How does Ray Bradbury use hyperbole in his novel Fahrenheit 451?

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In Fahrenheit 451, Ray Bradbury often uses hyperbole to display Montag and other sympathetic characters's dissatisfaction with the dystopian nature of their world. Montag is not too fond of the "parlor walls." He finds them asinine and bombastic and, when he reflects on them, describes his experience as though...

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In Fahrenheit 451, Ray Bradbury often uses hyperbole to display Montag and other sympathetic characters's dissatisfaction with the dystopian nature of their world. Montag is not too fond of the "parlor walls." He finds them asinine and bombastic and, when he reflects on them, describes his experience as though he is in some unimaginable tempest, the sounds shaking his bones and causing him immense discomfort. Obviously, the parlor walls are not as invasive as all that, but the hyperbole is used to show Montag's extreme disdain for them.

Bradbury engages again in hyperbole through the character of Beatty, who describes the decline of literary appreciation by exaggerating that classics are cut down until at last they are a "ten- or twelve-line dictionary resume." This outwardly gleeful but bitter hyperbole is our first deeper insight into Beatty, showing the reader that he may not be as supportive of the system as he seems.

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Hyperbole is the use of extreme exaggeration for the purpose of creating a desired effect. The author fully intends that his readers recognize a hyperbolic statement as a figure of speech, and as readers we willingly go along for the ride in order to experience the effect, whether it be amusement, shock, disdain, wonder, admiration, you name it. Ray Bradbury does a very entertaining job with hyperbole in Fahrenheit 451, usually for the purpose of highlighting his themes.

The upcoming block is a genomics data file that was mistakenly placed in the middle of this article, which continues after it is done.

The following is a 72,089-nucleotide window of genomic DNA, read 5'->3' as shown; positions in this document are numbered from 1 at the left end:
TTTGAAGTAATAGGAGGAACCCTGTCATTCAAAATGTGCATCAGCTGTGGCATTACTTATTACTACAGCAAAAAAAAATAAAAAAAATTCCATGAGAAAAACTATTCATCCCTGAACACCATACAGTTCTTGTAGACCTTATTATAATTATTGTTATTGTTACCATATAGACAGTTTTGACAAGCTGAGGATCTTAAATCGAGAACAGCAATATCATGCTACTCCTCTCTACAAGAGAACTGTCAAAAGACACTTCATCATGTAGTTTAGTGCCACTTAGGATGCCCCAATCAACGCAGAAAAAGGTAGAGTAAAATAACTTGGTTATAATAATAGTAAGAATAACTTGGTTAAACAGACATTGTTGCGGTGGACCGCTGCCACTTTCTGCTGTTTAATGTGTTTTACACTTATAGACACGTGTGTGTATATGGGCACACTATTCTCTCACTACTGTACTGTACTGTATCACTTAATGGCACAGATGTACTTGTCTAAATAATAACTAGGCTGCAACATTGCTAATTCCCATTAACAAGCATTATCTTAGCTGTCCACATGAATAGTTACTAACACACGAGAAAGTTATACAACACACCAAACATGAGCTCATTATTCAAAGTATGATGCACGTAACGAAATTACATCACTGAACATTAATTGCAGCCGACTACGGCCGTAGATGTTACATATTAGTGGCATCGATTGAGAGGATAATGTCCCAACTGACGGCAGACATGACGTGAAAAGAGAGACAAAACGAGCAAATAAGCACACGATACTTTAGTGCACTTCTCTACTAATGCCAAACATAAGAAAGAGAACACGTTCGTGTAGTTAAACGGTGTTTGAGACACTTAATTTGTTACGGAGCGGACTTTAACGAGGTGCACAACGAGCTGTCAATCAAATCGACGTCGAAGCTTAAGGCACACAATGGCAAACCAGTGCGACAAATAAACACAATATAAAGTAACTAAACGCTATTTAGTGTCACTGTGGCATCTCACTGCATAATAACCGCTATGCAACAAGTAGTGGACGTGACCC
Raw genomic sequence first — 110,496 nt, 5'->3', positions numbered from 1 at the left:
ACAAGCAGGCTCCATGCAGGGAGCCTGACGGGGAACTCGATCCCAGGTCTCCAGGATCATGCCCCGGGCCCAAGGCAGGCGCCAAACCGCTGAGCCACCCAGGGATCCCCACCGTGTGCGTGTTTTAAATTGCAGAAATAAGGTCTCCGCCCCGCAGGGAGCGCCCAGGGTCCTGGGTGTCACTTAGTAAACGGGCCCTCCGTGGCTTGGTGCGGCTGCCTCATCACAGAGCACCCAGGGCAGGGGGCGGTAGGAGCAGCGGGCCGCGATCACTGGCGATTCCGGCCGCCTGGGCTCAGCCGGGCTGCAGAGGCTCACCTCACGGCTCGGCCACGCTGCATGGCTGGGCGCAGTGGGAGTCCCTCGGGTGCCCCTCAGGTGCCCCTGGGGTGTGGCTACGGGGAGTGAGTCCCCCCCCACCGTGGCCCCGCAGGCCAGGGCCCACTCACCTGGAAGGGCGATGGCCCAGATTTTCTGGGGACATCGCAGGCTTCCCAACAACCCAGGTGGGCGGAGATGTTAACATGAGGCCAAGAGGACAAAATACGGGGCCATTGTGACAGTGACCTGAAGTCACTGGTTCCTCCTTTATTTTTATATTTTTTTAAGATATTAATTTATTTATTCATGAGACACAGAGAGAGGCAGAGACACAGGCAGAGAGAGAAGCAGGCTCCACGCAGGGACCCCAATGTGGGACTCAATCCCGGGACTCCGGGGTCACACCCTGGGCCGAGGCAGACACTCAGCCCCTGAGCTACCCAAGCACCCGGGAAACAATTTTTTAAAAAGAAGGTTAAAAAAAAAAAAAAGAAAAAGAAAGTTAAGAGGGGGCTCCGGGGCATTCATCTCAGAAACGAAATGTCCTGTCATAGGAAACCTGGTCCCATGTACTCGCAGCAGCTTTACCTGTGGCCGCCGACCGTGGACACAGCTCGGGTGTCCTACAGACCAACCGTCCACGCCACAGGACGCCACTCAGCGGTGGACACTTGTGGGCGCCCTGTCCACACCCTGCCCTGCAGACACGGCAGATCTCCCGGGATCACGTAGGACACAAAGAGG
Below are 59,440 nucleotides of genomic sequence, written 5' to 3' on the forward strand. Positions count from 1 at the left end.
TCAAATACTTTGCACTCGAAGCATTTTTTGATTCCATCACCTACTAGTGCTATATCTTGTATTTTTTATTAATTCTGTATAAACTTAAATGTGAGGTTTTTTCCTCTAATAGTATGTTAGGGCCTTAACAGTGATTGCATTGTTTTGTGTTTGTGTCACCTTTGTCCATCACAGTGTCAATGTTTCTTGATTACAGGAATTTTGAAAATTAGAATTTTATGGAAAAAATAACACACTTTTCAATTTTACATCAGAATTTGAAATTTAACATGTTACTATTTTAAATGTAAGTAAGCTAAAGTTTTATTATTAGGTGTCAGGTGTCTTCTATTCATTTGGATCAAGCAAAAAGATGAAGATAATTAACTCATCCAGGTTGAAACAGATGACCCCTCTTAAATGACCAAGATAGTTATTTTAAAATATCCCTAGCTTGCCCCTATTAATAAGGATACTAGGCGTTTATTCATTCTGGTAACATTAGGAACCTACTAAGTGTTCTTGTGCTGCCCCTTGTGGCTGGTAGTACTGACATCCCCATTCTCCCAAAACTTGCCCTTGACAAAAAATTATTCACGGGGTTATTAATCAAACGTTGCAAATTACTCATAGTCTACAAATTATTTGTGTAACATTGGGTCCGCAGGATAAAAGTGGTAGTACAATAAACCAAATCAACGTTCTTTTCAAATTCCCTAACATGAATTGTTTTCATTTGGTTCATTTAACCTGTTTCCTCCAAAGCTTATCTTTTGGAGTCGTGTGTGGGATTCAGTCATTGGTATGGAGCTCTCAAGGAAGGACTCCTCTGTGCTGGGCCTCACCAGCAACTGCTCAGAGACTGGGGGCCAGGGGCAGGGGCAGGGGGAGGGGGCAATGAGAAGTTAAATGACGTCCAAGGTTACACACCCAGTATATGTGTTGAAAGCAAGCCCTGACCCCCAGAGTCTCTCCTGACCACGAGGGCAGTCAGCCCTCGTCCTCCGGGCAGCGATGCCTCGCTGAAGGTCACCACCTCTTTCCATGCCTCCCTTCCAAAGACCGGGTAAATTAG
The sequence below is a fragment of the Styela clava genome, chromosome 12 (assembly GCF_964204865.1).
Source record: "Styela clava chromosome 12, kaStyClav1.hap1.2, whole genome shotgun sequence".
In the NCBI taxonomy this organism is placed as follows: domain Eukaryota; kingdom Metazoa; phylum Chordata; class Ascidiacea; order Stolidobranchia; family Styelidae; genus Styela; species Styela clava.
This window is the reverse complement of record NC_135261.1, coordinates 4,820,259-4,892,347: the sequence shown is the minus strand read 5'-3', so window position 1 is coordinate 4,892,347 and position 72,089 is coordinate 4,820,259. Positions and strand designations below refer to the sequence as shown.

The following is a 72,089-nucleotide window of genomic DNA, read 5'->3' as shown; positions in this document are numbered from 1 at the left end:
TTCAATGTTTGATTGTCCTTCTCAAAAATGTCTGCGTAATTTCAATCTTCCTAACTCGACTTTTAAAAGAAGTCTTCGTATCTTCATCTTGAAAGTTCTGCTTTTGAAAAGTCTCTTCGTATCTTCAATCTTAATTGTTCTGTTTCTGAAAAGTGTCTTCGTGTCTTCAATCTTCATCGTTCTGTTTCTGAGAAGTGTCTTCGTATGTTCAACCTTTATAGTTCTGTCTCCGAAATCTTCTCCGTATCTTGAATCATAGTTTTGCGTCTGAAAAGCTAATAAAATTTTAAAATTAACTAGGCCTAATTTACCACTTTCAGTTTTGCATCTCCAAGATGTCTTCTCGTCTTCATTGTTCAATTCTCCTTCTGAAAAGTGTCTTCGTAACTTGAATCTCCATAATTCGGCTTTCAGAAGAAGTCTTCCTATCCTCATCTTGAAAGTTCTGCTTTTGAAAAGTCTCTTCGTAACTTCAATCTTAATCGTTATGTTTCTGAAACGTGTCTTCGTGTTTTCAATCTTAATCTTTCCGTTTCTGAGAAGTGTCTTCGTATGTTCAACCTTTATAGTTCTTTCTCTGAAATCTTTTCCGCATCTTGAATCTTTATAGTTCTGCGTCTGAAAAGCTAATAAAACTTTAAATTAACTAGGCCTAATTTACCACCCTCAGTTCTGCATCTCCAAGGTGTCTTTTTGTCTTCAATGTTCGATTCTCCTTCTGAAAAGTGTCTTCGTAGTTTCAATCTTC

In section one, “The Hearth and the Salamander,” Bradbury gives us an overwhelming taste of Montag’s home life as he gets bombarded by the T.V. walls Millie is watching in the parlor. Bradbury's description almost lets us experience it with Montag here:

A great thunderstorm of sound gushed from the walls. Music bombarded him at such an immense volume that his bones were almost shaken from his tendons; he felt his jaw vibrate, his eyes wobble in his  head. He was a victim of concussion...whirled in a centrifuge, and spat out over a waterfall that fell and fell into an emptiness…

Clearly an exaggeration, right? But as readers, instead of sarcastically saying, “Yeah, right,” like we might when a friend hypes up a story, we enjoy the exaggerated description. We may even relate to it, imagining that concert where we could feel the bass vibrating in our entire body. And we get what Bradbury is showing us: Montag is a victim of his own house. These T.V. walls have taken over his living room, and his wife loves them—more than she loves him. Through this hyperbole we experience the themes of the broken relationship and the artificiality resulting from materialism.

Montag’s resulting feelings towards his wife are evident in the next hyperbole, when he is lying sick in bed and Millie is unsympathetically standing over him, only wanting him to go to work and make more money for a fourth T.V. wall.

He...saw her without opening his eyes, her hair burnt by chemicals to a brittle straw, her eyes with a kind of cataract unseen but suspect far behind the pupils...the body as thin as a praying mantis from dieting, and her flesh like white bacon.

By overstating the effects of an artificial life on a 30-something woman, Bradbury nudges us towards his deeper message that a materialistic life isolates us from our own humanity. The use of hyperbole allows him to present these ideas without sounding preachy, while entertaining us in the process.

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